by Nicole Heller
Cities are increasingly important in organizing the experience of people and their interactions with nature. In 1950 there were 2.5 billion people on Earth and 30% lived in cities. Today, there are 7.5 billion people and 55% live in cities. By 2050, there will be an estimated 9.5 billion and 68% will live in cities.
Generally, cities are not good places for other critters to live. The abundance of pavement, buildings, traffic, pollution, pesticides, herbicides, and other hazards make cities really hard places for plants and animals to survive and breed. From a conservation science perspective, cities have long been considered dead spaces, or biological deserts. But more recently researchers are paying more attention to nature in cities. One reason for their interest involves people’s need for nature. Study after study confirms the basic biophilia hypothesis, that people want to associate with nature; they are happier and healthier when they are near plants and animals in their daily lives.
Cities have also drawn the attention of researchers because of some really exciting things are happening within their limits, such as growing populations of peregrine falcons , sightings of rare birds using cities parks during annual migrations, and even discoveries of new species not previously known to science. While cities are overall negative for biodiversity, recent research findings raise important questions: Can human cities be good for non-humans too? Can urban wildlife include a broader spectrum of creatures beyond the common city-adapted species like European sparrows, pigeons, and black rats? What about species special or unique to the regions in which cities are located? How can we make cities work for biodiversity?
A few years ago I posed these questions along with colleagues from the Resilient Landscape program at the San Francisco Estuary Institute. We wanted to learn if there were general lessons that could be distilled from recent and ongoing research projects about what kinds of species can benefit from cities and if so how might city planners utilize this information to prioritize actions that would help cities contribute positively to the resilience of regional biodiversity, or at least do more to diminish the negative impacts.
Earlier this year, some of our findings were published open source in the journal Bioscience, The Biological Deserts Fallacy: Cities in Their Landscapes Contribute More than We Think to Regional Biodiversity, by Erica N Spotswood, Erin E Beller, Robin Grossinger, J Letitia Grenier, Nicole E Heller, Myla F J Aronson.
The study, which includes citations from dozens of regional research projects around the world, identifies five pathways by which cities can help regional biodiversity. “Cities can benefit some species by releasing them from threats in the larger landscape, increasing regional habitat heterogeneity, acting as migratory stopovers, enhancing regional genetic diversity and providing selective forces for species to adapt to future conditions under climate change (e.g., a phenomenon we are calling preadapting species to climate change), and enabling and bolstering public engagement and stewardship.”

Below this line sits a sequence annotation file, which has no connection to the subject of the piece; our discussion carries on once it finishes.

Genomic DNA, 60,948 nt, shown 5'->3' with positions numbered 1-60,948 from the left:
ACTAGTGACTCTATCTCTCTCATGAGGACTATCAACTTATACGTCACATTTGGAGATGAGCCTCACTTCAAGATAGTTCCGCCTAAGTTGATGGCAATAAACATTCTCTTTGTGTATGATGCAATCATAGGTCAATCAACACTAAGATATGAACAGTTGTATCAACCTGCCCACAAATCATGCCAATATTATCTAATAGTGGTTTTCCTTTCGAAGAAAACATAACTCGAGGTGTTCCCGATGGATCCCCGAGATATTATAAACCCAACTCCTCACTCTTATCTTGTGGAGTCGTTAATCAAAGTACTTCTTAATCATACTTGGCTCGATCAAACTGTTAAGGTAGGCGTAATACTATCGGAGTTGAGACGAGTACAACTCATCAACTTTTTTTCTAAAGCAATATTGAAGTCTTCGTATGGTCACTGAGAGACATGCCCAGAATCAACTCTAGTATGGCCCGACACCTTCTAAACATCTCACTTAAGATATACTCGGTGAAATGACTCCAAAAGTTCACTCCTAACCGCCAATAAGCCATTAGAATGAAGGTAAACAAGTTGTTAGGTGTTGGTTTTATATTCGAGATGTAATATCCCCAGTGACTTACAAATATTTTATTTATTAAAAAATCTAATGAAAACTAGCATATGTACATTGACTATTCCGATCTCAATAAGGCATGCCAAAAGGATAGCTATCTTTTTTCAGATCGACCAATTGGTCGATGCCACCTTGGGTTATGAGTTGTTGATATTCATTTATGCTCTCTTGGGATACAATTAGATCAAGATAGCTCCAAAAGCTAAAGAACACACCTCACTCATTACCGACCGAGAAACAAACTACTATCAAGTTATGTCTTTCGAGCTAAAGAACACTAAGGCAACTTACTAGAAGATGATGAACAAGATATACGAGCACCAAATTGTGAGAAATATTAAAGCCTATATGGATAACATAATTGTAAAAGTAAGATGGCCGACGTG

Each of these pathways is described in greater detail in the study. Four categories of species commonly utilize urban habitat, with varying degrees of success, and the study explores examples of how specific species in specific places demonstrate these five pathways.
Overall, the role of cities in supporting landscape-scale biodiversity is an understudied area of research. As cities continue to grow in number and size, human populations rise, and climate change continues, paying attention to the experience of other critters, and how we can make space for them to survive and thrive in anthropogenic habitats, will be more important than ever. This research identifies opportunities to reconcile cities with biodiversity. Opportunities exist to learn more about the unique resources that cities can provide, which specific types of species can take advantage of these resources, and how this information can be incorporated into city plans for parks and green spaces. The San Francisco Estuary Institute has begun this applied work in their report Making Nature’s City, which presents a science-based framework for increasing biodiversity in cities.
What excites me are possibilities if we really try. For the most part cities have been developed with little or no concern for biodiversity. Often people think that humans and nature just can’t coexist. What if city planners and conservation professionals start applying these lessons from ecology more broadly and work together with citizens to deliberately steward biodiversity in cities? How abundant and rich with diverse life could cities become? How happy would that make humans? I wonder. And I am hopeful.
If you are interested in urban nature, you can help to measure its diversity by participating in the museum’s upcoming City Nature Challenge. You never know what you may find in our city. Our combined observations, coupled with the museum’s collections and records, will provide important benchmarks to help track how local species are doing as the region keeps growing and changing in the 21st century.
Full Article Citation
The Biological Deserts Fallacy: Cities in Their Landscapes Contribute More than We Think to Regional Biodiversity By ERICA N. SPOTSWOOD , ERIN E. BELLER, ROBIN GROSSINGER, J. LETITIA GRENIER, NICOLE E. HELLER, AND MYLA F. J. ARONSON BioScience, Volume 71, Issue 2, February 2021, Pages 148–160, https://doi.org/10.1093/biosci/biaa155
Nicole Heller is Curator of Anthropocene Studies at the Carnegie Museum of Natural History. Museum employees are encouraged to blog about their unique experiences working at the museum.
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Carnegie Museum of Natural History Blog Citation InformationBlog author: Heller, Nicole
Publication date: April 7, 2021